If you play with — or step on — LEGO bricks, you know about Acrylonitrile Butadiene Styrene (ABS). Since the 1950s, it has been a dominant material in the plastics space, now used in everything from plumbing pipes, musical instruments, canoes, and injection moulding to 3D printing. ABS filament offers significant advantages for a lot of 3D printing functions and projects, but also special challenges. Can you print ABS without an enclosure?
You can print ABS filament without an enclosure, but should not. As a 3D filament, ABS has advantages, but disadvantages too. Those disadvantages include toxicity and the need for careful temperature control and slow cooling, failing which parts can become warped and layers can split. An enclosure can minimize those disadvantages.
Enclosures can help to minimize the disadvantages of using ABS filament to allow you to leverage the clear advantages of the product. The right enclosure can make 3D printing with ABS filament safer, more comfortable, and more effective.
Can you print ABS filament without an enclosure?
3D printing with ABS requires careful temperature management. Failure to manage temperatures properly can result in the warping of materials following extrusion. Equipping your 3D printer with an enclosure will hold the temperature around your print bed at a consistent and proper temperature to avoid warping and distortions of your newly printed parts. Using an enclosure will also contain fumes that can be emitted during printing, and reduce exposure to potentially toxic particles.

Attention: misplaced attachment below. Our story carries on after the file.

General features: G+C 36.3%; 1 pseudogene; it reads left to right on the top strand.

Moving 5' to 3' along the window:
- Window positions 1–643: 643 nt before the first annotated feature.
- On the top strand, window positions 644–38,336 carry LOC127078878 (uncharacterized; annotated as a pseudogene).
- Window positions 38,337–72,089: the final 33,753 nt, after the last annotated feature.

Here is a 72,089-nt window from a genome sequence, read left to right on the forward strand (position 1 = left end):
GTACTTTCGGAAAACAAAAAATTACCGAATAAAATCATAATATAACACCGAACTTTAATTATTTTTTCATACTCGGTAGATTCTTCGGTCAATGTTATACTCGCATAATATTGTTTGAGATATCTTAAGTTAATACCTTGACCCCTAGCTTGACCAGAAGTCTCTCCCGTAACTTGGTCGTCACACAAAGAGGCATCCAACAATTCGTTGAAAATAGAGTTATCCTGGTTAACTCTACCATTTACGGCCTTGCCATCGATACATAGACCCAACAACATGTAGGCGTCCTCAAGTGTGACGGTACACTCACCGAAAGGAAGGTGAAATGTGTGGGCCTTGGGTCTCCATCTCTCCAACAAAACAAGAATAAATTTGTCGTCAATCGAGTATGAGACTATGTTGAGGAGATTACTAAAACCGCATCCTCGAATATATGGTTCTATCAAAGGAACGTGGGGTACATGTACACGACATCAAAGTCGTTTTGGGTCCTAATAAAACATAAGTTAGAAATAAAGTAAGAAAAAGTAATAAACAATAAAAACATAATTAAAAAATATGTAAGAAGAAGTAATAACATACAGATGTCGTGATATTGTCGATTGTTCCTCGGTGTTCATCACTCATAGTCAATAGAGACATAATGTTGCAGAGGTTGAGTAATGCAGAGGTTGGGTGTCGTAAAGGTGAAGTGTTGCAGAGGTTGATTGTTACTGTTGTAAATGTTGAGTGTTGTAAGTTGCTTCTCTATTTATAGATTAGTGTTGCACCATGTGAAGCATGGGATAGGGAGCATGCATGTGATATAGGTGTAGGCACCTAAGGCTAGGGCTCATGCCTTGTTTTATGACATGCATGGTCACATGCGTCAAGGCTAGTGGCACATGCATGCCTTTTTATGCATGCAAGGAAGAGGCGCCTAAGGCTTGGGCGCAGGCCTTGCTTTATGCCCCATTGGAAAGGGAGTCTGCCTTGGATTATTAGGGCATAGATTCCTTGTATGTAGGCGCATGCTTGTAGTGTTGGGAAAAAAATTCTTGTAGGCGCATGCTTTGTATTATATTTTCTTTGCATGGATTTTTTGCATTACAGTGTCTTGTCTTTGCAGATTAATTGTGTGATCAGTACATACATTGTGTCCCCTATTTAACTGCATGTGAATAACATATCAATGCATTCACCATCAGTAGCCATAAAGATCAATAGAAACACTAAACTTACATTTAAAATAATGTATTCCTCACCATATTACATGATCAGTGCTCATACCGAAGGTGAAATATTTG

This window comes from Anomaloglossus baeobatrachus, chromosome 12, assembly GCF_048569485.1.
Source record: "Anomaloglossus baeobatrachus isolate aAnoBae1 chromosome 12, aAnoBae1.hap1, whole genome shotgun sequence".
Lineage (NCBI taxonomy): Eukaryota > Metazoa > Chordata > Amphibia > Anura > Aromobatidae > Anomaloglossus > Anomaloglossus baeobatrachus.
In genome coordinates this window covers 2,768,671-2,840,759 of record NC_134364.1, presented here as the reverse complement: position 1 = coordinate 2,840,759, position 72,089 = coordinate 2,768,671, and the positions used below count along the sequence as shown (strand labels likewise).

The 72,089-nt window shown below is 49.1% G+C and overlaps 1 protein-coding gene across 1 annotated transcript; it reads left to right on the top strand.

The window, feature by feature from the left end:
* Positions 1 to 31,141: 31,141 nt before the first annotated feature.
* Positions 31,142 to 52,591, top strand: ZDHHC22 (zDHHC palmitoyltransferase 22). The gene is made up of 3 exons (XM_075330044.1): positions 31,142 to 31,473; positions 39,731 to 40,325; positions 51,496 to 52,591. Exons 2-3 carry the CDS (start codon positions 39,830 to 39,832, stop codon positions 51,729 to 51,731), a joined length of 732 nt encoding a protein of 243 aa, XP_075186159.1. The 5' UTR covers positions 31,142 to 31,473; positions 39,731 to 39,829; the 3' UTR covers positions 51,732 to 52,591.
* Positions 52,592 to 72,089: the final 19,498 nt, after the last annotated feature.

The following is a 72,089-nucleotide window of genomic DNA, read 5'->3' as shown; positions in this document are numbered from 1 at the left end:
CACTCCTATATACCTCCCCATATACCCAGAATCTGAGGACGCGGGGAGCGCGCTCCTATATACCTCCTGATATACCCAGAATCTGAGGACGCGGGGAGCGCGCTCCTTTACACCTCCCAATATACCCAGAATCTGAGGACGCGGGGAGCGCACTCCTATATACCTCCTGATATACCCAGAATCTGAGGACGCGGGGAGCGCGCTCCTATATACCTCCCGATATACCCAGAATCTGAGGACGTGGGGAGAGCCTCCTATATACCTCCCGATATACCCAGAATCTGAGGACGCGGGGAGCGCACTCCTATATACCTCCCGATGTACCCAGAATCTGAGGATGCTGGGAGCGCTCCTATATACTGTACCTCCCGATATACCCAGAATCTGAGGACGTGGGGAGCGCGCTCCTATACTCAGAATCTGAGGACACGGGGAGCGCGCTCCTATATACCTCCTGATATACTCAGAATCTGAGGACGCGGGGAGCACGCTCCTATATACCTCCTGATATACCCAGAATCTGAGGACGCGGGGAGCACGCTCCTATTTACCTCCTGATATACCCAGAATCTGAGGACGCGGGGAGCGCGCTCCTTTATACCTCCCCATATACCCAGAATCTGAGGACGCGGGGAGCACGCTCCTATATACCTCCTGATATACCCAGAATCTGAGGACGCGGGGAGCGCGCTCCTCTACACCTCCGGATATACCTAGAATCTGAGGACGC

Printing with ABS can expose users to fumes and particles that recommend combining an enclosure (for temperature management) with an extraction system (for fumes management). Those potentially toxic fumes are the chemical styrene produced from heating of ABS. Exposure can and should be managed by proper ventilation, but an enclosure system will provide additional protection. The best possible solution involves both an enclosure and fumes extraction system or, at least, proper ventilation in the working space.
What are the pros and cons of printing with ABS filament?
Acrylonitrile Butadiene Styrene is made from Acrylonitrile, 1,3-Butadiene and Styrene. Outside the 3D printing space, ABS is versatile enough for an enormous range of uses and can be machined in a wide variety of ways depending on use — turning, sawing, drilling, milling, die-cutting, and shearing.
In the 3D printing context, ABS is a useful product in filament form because its chemical properties remain consistent when melted and after cooling. Compared to other filament materials — PLA, PET, PETT, Nylon, PVA, etc. — ABS offers certain advantages and disadvantages as a 3D printing material.
|Pros and Cons of 3D Printing With ABS Filament|
|ABS is durable, strong and tough; it is resistant to scratches, heat, and common chemicals; ABS tolerates stress, pressure and heat well; ABS breaks much less easily than PLA filament, making it ideal for wearing parts||Printing with ABS requires careful temperature management, and a time and environment — including an enclosure — where the material can cool slowly. Poor temperature management or too rapid cooling may cause cracks or splits between layers.|
|ABS is a very forgiving material can achieve overhangs of up to 45 degrees; ABS is very forgiving when printed with the correct settings and with careful temperature management||ABS printed elements can curl and warp, particularly if those objects have a large standing surface|
|ABS material is easily worked with acetone; parts made from ABS can be glued easily, and even filed and painted with acrylic paints||ABS parts can be damaged by direct sunlight; ABS may not be an appropriate material for printing parts to be used outside in direct sunlight|